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Faking the Grade: Who knew what and when?

7 On Your Side Faking the Grade (ABC7 photo)

Documents and statements obtained by the ABC7 I-Team show Chancellor Antwan Wilson was alerted about documents proving grade inflation at Ballou High School nearly three months before he acknowledged receiving an alert.

DC public education was virtually rebuilt when Michelle Rhee became DC Public Schools chancellor. Appointed after Mayor Adrian Fenty took control of schools in 2007, Rhee introduced the IMPACT system that grades teachers and administrators on performance. The Washington Teacher's Union (WTU) opposed the move, saying it created pressure to inflate grades.

When asked where that pressure came from, WTU President Elizabeth Davis said, “The system. The IMPACT evaluation process which basically rates teachers on their performance, rate principals on their performance. It is a very subjective, punitive, performance evaluation tool.”

Kaya Henderson double-downed on the impact grading system after replacing Rhee as chancellor in 2010. In 2016, some schools began seeing large numbers of DC teachers calling it quits before getting fired.

"IMPACT is now being used as a weapon. Teachers are not being evaluated fairly," said former Ballou music teacher Monica Brokenborough, whose position was eliminated last year. "Teachers who didn't want to go along with this, people lost their jobs. They didn't have the luxury of being put on a six-month leave. They would find out over the summer in a letter."

Rhee could not be reached for comment. Henderson declined to answer our questions.

The new chancellor, Antwan Wilson, was warned about grade inflation by two councilmembers last summer. At the center of this warning, detailed attendance records and grading transcripts for hundreds of students at Ballou High School.

“The teacher from Ballou High School, for example, brought those documents to my office. Told me about them. I was on a school tour when she approached me. I took them seriously. I went through them and I sent them to DCPS and said, ‘look, you need to investigate and do something with this,’" said David Grosso, chair of the DC Council's Education Committee. "This would have been in the summer. And they did actually take a look at it, and they thought about it.”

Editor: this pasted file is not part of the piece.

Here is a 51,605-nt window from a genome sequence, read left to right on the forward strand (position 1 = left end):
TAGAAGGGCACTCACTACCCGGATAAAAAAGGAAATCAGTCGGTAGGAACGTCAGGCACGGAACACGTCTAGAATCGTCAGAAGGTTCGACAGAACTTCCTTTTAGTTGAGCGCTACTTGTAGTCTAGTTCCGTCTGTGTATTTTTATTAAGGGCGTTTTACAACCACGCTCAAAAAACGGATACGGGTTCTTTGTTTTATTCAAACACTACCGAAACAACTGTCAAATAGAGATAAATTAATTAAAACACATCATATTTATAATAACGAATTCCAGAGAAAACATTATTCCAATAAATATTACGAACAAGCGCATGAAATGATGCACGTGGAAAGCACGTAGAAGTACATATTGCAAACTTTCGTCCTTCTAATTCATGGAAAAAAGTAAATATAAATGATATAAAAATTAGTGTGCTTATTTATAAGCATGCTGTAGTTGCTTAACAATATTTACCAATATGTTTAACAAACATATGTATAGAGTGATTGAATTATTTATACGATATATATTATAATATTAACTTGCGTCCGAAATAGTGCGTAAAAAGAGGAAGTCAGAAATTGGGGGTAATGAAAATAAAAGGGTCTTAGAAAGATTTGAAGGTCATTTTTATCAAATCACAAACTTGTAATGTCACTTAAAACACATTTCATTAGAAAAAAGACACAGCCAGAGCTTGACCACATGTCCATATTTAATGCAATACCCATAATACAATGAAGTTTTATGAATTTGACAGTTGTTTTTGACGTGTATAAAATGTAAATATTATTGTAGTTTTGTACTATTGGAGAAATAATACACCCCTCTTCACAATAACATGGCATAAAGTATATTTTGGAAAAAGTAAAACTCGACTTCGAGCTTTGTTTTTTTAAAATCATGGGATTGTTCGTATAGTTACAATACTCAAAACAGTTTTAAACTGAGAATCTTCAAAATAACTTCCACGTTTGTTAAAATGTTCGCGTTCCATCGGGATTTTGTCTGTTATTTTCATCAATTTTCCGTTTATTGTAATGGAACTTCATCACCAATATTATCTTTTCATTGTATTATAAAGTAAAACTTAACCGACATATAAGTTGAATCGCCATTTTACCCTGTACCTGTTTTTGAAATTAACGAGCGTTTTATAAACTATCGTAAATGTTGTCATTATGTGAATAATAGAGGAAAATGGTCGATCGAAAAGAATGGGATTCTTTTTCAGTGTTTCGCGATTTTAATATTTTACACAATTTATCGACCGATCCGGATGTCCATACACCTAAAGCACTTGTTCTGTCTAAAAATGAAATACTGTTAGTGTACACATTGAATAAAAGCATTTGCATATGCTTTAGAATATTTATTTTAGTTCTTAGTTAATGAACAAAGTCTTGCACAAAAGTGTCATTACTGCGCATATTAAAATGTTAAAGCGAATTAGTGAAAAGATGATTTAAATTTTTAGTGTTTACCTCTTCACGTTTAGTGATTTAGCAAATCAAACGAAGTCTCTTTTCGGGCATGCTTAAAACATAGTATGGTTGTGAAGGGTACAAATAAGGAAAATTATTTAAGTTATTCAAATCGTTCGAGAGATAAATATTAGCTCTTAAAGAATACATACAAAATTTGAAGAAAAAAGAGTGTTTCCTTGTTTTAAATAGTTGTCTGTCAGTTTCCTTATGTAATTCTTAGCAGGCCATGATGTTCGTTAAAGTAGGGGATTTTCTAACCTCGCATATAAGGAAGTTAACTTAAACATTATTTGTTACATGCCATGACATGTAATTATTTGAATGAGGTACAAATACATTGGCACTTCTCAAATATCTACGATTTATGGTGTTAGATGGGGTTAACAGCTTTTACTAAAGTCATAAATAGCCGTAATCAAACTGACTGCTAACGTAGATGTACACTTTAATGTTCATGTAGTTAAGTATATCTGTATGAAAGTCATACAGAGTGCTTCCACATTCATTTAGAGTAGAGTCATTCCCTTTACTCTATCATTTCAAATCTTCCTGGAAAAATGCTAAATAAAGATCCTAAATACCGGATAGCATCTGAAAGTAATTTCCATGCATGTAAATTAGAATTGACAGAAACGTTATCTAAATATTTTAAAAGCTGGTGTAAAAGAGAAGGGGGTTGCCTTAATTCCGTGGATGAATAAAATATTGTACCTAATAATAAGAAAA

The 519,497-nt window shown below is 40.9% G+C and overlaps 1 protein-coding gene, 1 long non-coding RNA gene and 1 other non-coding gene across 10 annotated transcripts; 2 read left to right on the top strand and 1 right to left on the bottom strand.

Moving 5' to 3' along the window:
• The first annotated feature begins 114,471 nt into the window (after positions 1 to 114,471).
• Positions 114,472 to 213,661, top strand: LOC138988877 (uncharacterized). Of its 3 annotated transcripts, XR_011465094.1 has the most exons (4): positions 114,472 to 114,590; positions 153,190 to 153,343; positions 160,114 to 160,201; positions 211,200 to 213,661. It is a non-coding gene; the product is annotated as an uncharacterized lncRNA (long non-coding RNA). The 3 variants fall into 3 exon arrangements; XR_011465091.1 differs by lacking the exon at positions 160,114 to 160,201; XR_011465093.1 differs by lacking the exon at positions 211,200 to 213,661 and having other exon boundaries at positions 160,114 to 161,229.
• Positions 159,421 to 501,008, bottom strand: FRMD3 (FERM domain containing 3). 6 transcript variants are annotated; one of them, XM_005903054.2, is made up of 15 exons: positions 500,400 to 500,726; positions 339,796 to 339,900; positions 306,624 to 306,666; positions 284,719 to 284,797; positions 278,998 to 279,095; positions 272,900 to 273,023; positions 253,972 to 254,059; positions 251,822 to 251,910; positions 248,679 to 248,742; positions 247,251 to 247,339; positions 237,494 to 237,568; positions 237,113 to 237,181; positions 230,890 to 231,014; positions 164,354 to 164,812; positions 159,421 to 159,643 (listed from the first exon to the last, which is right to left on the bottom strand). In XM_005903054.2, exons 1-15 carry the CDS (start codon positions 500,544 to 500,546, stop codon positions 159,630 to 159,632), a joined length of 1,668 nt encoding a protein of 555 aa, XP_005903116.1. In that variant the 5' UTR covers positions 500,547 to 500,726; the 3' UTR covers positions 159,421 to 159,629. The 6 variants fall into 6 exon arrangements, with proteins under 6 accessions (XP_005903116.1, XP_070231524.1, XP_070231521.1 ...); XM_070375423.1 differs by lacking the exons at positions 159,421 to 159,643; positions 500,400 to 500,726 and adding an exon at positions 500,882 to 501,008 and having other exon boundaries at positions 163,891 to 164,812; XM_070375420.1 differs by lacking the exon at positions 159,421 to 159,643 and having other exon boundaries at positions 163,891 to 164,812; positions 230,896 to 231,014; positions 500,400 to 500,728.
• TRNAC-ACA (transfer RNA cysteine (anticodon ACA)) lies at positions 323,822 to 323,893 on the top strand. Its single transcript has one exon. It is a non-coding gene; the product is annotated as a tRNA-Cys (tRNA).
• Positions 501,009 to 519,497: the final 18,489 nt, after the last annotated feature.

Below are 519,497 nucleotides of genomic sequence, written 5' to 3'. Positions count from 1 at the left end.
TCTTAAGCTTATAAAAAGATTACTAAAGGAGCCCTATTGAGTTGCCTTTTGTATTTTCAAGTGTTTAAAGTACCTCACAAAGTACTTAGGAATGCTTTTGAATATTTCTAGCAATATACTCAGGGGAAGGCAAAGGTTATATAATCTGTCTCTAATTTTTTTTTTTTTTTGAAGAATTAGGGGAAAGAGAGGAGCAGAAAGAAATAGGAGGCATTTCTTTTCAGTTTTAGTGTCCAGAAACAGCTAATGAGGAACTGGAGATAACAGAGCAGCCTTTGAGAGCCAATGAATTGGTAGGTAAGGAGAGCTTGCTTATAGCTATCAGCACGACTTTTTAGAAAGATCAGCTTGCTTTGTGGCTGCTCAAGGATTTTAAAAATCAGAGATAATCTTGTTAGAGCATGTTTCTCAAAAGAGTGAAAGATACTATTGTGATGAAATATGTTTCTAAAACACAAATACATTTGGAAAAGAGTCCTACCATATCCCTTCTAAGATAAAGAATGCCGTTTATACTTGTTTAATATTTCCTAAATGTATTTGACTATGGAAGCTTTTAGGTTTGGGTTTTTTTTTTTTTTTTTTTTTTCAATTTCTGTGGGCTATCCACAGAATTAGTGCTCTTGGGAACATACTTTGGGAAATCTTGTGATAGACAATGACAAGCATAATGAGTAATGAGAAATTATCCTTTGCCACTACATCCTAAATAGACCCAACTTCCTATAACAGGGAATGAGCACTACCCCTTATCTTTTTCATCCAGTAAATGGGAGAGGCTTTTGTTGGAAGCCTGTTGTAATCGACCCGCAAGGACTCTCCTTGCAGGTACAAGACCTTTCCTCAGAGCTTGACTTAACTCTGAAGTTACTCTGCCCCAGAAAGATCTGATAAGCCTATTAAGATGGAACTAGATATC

The documents, obtained by ABC7 News in November, showed Ballou High School students graduating with 135, 140, even as high as 151 unexcused absences in a year. The teacher brought those documents to another councilmember, Robert White.

“It makes me feel frustrated because when people come to councilmembers or come to the mayor with an issue like this, we have to take it seriously,” White said.

Emails obtained by the I-Team show White received those documents Aug. 24. According to White and his staff, he met Wilson on Aug. 31 and talked about the documents and other school topics. Despite the councilmember's and staff's insistence, Wilson claims he didn't learn of the revealing documents until November through media reports.

“Do you recall any discussion about those documents that were given to councilmember White by a former Ballou teacher?” asked ABC7 News.

“Councilmember White did not share any documents with me,” Wilson said.

“Did he talk about any documents?” asked ABC7 News.

“No.”

“That is not accurate,” said White in response to Wilson’s statement.

Mayor Muriel Bowser, standing by her appointed chancellor, said she wished action was taken sooner, before November news reports exposed serious problems at DC Public Schools.

"What I'm not happy with is knowing that we had problems that weren't immediately communicated to people that could do something about it,” Bowser said.

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